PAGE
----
DJ Nicky Romero putting in hours at Mandalay Bay clubs


Back in June, Nicky Romero didn’t just walk up to his DJ booth at Light nightclub. He ziplined to it, down from the ceiling, then he queued up the music and let it rip.

“I’ve never seen a (nightclub) like this,” Romero says. “The place is amazing. It looks great. The people go crazy. Everything is next-level.”

Romero returns to Mandalay Bay to perform at the hotel’s pool, Daylight, on Saturday and then follows up with a show at Light that night.

The last time he played at Daylight, Romero, 24, flew his parents here — all the way from the Netherlands — and took them onstage with him.

“I brought my parents onstage and people went mental because it’s a little bit of the real you,” Romero says. “You’re turning into the person Nick, and not just the artist.”

Those Vegas gigs were eye-opening for his father, to see how substantial his son is regarded in the music world.

“He didn’t know it was that big. He just thought it was like a nice hobby,” Romero says. “He sees his son up there in Las Vegas, on the other side of the world, while people are going wild.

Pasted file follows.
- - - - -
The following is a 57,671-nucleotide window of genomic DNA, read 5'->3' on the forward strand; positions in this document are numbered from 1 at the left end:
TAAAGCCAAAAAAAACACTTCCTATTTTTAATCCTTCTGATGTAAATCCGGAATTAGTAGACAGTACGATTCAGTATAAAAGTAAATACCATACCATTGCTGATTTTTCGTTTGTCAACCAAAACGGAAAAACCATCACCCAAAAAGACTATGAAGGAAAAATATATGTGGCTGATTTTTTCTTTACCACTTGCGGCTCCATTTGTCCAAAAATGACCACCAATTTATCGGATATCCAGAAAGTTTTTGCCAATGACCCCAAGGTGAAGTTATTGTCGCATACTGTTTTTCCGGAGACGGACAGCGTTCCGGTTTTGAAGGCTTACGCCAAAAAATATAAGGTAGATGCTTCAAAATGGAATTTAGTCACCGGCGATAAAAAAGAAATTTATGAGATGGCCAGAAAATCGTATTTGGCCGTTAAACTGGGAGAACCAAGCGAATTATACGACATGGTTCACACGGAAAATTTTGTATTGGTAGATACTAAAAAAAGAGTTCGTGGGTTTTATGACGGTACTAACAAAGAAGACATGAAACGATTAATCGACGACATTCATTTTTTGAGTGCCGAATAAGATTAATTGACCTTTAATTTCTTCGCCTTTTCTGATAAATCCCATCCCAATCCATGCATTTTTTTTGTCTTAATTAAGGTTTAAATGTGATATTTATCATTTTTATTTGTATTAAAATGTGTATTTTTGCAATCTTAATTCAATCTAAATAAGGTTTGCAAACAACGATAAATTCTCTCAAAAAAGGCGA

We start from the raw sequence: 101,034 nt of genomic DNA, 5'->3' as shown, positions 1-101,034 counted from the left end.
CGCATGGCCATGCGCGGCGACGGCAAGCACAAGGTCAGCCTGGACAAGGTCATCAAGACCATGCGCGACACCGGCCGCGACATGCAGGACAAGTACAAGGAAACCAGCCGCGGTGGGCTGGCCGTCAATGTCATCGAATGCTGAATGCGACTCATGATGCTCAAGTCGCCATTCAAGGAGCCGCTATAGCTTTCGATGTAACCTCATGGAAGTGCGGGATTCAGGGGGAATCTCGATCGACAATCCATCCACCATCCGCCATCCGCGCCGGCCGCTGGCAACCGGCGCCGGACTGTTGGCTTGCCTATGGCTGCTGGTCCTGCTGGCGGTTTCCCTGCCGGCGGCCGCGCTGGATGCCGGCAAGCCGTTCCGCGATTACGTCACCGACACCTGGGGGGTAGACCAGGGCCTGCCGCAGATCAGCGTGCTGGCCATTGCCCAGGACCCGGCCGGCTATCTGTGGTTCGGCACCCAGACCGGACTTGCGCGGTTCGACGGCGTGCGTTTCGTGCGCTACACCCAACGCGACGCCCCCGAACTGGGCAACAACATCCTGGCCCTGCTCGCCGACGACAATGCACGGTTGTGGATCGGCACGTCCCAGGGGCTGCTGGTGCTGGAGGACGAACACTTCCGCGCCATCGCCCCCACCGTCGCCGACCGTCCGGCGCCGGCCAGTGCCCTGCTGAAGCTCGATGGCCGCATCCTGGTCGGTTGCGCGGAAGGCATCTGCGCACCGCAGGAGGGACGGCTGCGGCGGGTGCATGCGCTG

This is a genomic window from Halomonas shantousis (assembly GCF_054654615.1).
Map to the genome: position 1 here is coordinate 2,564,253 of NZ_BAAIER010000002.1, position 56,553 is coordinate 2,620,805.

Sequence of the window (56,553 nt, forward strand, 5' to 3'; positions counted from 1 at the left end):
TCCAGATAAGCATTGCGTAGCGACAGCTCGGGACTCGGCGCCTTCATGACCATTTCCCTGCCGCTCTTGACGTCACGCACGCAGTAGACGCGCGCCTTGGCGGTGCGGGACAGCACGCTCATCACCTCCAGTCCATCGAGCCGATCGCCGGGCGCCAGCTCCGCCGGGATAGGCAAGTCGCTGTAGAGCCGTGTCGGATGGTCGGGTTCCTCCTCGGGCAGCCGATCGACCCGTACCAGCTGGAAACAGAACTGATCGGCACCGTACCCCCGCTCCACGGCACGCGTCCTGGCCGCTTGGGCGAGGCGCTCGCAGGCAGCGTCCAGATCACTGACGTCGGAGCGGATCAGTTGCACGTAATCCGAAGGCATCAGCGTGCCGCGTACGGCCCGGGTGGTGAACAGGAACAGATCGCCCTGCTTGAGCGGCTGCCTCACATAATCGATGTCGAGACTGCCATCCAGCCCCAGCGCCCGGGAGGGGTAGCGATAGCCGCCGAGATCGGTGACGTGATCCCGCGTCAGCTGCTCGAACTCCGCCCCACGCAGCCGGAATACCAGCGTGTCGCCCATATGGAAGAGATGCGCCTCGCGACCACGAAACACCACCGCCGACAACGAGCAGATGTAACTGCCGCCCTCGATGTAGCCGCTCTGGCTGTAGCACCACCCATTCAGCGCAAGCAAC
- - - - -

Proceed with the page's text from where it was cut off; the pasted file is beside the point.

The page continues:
“It was an emotional moment.”

But his parents did know Romero was pulling in large paychecks because they help run his record label Protocol Recordings.

Romero’s label works with such stars as Calvin Harris, Nervo, Krewella and John Dahlback, as well as up-and-comers Vicetone and Don Diablo.

Romero tours with those acts at times. But he tries to stay out of their business, so they can all remain as friendly as possible.

So anyway, Romero’s parents — who are police officers by day — manage a lot of the heavy financials at their son’s label.

“I don’t want to get too involved in the business stuff. I’m an artist. I just want to make music and have fun. I always say, ‘I have a lot of fun. The rest I leave to my parents. They sort it out.’ ”

Romero jokes that since his parents are cops, that helps them keep the peace at Protocol Recordings.

“They are the law. They know what they are doing. And if you don’t follow the law, you will go to jail, so you better treat them well,” Romero says.

But truth be told, his mom and dad are “the most chilled out parents you could think of,” he says.

“They let me drive the car before I was allowed to. They let me shoot guns. My parents were so easy and future-thinking. They aren’t old fashioned.”

Doug Elfman’s column appears on Page 3A in the main section on Mondays, Tuesdays, Thursdays and Saturdays. He also writes for Neon on Fridays. Email him at delfman@reviewjournal.com. He blogs at reviewjournal.com/elfman.